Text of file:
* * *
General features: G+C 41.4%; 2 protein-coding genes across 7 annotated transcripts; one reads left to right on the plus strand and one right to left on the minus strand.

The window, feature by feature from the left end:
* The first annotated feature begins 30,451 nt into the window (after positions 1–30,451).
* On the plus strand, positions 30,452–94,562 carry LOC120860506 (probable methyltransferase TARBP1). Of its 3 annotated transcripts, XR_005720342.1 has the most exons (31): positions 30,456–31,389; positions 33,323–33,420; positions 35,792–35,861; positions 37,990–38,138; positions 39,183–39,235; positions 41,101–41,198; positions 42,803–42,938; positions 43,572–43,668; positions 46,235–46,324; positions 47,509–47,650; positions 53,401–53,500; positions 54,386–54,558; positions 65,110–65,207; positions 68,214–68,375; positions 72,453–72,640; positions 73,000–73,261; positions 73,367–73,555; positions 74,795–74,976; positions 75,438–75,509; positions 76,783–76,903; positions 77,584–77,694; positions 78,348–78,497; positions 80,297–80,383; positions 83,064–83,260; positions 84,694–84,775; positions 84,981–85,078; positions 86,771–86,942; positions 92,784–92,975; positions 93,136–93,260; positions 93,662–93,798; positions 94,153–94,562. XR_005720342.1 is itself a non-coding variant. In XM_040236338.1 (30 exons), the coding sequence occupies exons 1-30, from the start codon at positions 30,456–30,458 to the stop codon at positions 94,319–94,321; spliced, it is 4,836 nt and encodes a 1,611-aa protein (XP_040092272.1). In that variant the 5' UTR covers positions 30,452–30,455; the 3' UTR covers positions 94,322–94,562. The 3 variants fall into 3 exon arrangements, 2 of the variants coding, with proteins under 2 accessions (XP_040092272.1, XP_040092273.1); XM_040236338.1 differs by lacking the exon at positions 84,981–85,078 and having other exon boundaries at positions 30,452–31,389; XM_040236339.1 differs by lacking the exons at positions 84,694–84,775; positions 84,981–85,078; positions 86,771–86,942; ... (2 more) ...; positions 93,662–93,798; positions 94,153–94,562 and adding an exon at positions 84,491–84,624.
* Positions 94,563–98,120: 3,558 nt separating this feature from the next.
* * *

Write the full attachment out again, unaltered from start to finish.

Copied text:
General features: G+C 41.4%; 2 protein-coding genes across 7 annotated transcripts; one reads left to right on the plus strand and one right to left on the minus strand.

The window, feature by feature from the left end:
* The first annotated feature begins 30,451 nt into the window (after positions 1–30,451).
* On the plus strand, positions 30,452–94,562 carry LOC120860506 (probable methyltransferase TARBP1). Of its 3 annotated transcripts, XR_005720342.1 has the most exons (31): positions 30,456–31,389; positions 33,323–33,420; positions 35,792–35,861; positions 37,990–38,138; positions 39,183–39,235; positions 41,101–41,198; positions 42,803–42,938; positions 43,572–43,668; positions 46,235–46,324; positions 47,509–47,650; positions 53,401–53,500; positions 54,386–54,558; positions 65,110–65,207; positions 68,214–68,375; positions 72,453–72,640; positions 73,000–73,261; positions 73,367–73,555; positions 74,795–74,976; positions 75,438–75,509; positions 76,783–76,903; positions 77,584–77,694; positions 78,348–78,497; positions 80,297–80,383; positions 83,064–83,260; positions 84,694–84,775; positions 84,981–85,078; positions 86,771–86,942; positions 92,784–92,975; positions 93,136–93,260; positions 93,662–93,798; positions 94,153–94,562. XR_005720342.1 is itself a non-coding variant. In XM_040236338.1 (30 exons), the coding sequence occupies exons 1-30, from the start codon at positions 30,456–30,458 to the stop codon at positions 94,319–94,321; spliced, it is 4,836 nt and encodes a 1,611-aa protein (XP_040092272.1). In that variant the 5' UTR covers positions 30,452–30,455; the 3' UTR covers positions 94,322–94,562. The 3 variants fall into 3 exon arrangements, 2 of the variants coding, with proteins under 2 accessions (XP_040092272.1, XP_040092273.1); XM_040236338.1 differs by lacking the exon at positions 84,981–85,078 and having other exon boundaries at positions 30,452–31,389; XM_040236339.1 differs by lacking the exons at positions 84,694–84,775; positions 84,981–85,078; positions 86,771–86,942; ... (2 more) ...; positions 93,662–93,798; positions 94,153–94,562 and adding an exon at positions 84,491–84,624.
* Positions 94,563–98,120: 3,558 nt separating this feature from the next.